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Tweed Foundation <[log in to unmask]>


Academic forum on fisheries ecology and related topics <[log in to unmask]>


Mon, 16 Jun 1997 09:38:27 +0100





text/plain (1 lines)

Ronald Campbell : I am the Fisheries Biologist for the River Tweed, the
second most productive Atlantic Salmon river of Scotland. There is also an
important Brown-trout fishery and a much under-exploited Sea-trout fishery.
The Tweed catchment is around 5000 km2 and the Salmon angling yield is
around 9000 fish/year.

        Our work is based around a Fisheries Management plan, which runs in
five year instalments. Sections under way at present are :

Salmon catch record analyses (netting records go back to 1808, rod to the
mid 19th century); Salmon scale reading at a sample of rod fisheries along
the river (to show patterns in time and space of the life histories of the
fish being exploited) and work on tagging Salmon to find angling
exploitation rates should be starting this year. Work on Radio-tracking
Salmon from time of entry finished last year and showed the localisation of
fish with different return times in particular sectors and tributaries of
the catchment. Electric-fishing sites have been set up throughout the
catchment to monitor Salmon juveniles and a VAKI fish counter was installed
in a fish pass in the main "Spring" tributary of the system last year.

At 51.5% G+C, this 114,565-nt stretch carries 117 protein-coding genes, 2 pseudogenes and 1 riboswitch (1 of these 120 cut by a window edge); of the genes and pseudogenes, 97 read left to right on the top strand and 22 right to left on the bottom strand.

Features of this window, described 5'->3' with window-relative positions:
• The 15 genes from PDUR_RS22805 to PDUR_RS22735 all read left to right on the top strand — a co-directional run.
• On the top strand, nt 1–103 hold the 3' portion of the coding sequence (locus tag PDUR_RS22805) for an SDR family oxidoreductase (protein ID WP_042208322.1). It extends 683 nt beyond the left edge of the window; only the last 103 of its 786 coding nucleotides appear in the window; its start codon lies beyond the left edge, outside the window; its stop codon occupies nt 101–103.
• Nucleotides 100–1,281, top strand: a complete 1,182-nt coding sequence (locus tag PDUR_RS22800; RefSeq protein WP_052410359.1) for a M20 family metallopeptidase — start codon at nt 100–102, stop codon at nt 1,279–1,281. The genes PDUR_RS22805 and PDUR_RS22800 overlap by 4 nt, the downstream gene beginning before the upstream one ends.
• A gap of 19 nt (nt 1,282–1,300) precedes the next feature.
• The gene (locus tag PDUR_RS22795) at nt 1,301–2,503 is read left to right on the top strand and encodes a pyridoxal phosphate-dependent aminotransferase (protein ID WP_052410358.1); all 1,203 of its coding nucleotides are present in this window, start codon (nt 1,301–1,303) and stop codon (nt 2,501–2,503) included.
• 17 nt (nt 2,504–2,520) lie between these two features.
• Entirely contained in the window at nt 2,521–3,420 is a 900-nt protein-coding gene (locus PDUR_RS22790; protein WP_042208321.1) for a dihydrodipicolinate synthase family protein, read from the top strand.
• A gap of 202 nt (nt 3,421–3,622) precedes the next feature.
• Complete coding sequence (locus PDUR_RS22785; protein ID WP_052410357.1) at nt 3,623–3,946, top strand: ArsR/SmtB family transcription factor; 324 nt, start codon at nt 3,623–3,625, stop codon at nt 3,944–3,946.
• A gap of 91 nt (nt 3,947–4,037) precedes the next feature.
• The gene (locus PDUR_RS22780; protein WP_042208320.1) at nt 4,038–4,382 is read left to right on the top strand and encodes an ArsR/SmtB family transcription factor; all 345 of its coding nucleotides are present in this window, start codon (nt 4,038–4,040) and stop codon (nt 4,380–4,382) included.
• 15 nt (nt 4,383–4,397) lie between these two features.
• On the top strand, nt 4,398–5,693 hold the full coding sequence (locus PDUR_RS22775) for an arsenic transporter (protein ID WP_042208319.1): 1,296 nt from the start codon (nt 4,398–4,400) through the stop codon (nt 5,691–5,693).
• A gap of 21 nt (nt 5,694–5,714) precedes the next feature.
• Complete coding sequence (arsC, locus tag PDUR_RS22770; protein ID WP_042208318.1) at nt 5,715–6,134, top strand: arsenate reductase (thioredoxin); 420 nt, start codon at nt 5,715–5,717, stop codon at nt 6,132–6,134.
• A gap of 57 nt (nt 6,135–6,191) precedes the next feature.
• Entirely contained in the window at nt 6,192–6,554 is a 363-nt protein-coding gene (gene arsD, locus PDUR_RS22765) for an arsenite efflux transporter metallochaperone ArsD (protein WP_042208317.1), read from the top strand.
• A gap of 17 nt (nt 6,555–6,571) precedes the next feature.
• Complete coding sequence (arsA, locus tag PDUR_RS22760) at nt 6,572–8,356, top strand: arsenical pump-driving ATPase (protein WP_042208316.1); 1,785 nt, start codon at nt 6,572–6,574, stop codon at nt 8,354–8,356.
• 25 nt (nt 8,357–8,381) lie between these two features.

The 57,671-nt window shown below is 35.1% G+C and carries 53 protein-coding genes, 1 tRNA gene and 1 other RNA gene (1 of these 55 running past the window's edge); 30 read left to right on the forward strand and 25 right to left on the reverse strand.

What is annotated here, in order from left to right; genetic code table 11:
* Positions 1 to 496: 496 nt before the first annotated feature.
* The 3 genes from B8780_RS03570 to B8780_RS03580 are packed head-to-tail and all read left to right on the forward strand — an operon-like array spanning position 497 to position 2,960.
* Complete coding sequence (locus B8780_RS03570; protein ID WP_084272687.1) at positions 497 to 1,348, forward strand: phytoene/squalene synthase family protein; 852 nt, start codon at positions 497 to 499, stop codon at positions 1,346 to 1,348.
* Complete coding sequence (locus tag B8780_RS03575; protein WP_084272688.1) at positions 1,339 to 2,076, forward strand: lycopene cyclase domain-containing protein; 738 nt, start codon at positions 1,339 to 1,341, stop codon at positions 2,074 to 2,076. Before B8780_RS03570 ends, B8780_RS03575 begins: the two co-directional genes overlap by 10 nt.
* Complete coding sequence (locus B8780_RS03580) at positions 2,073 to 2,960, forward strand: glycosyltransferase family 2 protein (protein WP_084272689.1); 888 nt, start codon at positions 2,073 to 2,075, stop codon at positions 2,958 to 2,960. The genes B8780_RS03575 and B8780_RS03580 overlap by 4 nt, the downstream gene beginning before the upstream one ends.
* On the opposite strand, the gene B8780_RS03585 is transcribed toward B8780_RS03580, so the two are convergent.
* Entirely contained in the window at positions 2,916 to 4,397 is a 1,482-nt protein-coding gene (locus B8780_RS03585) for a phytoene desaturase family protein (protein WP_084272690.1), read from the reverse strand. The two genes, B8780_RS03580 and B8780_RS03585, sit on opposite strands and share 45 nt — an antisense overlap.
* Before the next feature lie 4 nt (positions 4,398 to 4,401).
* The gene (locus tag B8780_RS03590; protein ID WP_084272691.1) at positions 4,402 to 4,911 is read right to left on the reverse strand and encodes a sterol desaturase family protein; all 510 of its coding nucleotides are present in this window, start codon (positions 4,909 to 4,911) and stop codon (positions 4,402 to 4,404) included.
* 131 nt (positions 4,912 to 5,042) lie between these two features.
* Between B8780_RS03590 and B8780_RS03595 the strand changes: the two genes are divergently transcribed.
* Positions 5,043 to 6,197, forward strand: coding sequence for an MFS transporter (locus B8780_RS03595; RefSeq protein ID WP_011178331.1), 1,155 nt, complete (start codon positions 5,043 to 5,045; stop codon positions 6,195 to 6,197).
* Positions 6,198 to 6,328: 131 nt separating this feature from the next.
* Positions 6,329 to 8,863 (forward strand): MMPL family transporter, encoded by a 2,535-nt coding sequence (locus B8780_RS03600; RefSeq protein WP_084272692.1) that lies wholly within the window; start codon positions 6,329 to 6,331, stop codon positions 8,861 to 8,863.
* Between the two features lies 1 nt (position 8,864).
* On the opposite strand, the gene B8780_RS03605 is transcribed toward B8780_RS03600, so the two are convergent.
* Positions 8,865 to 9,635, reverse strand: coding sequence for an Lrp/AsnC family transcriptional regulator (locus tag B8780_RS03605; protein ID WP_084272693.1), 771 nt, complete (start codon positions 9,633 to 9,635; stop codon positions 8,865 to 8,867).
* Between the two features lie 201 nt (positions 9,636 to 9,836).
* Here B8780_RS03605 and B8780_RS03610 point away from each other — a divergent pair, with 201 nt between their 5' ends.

Brown Trout work involves assessment of catches through a logbook scheme in
which anglers record catches and effort and electric-fishing surveys of the
smaller burns of the catchment which are dominated by trout. Work on
setting up traps to monitor spawning runs of Brown-trout is starting this
summer. Sea-trout work so far is based around tagging kelts on their return
to the sea to assess marine growth and time periods spent away. Scale
reading is also underway to determine the different life-histories to be

Habitat surveys have now finished and extensive habitat improvement works
are underway, mainly removing man-made obstacles to fish spawning
migrations and bankside fencing to increase organic imputs and bankside
cover from better bankside vegetation.

Interested to hear from anyone working in any of those areas, but
particularly from people with experience of trapping spawning migrations of
trout in small burns.


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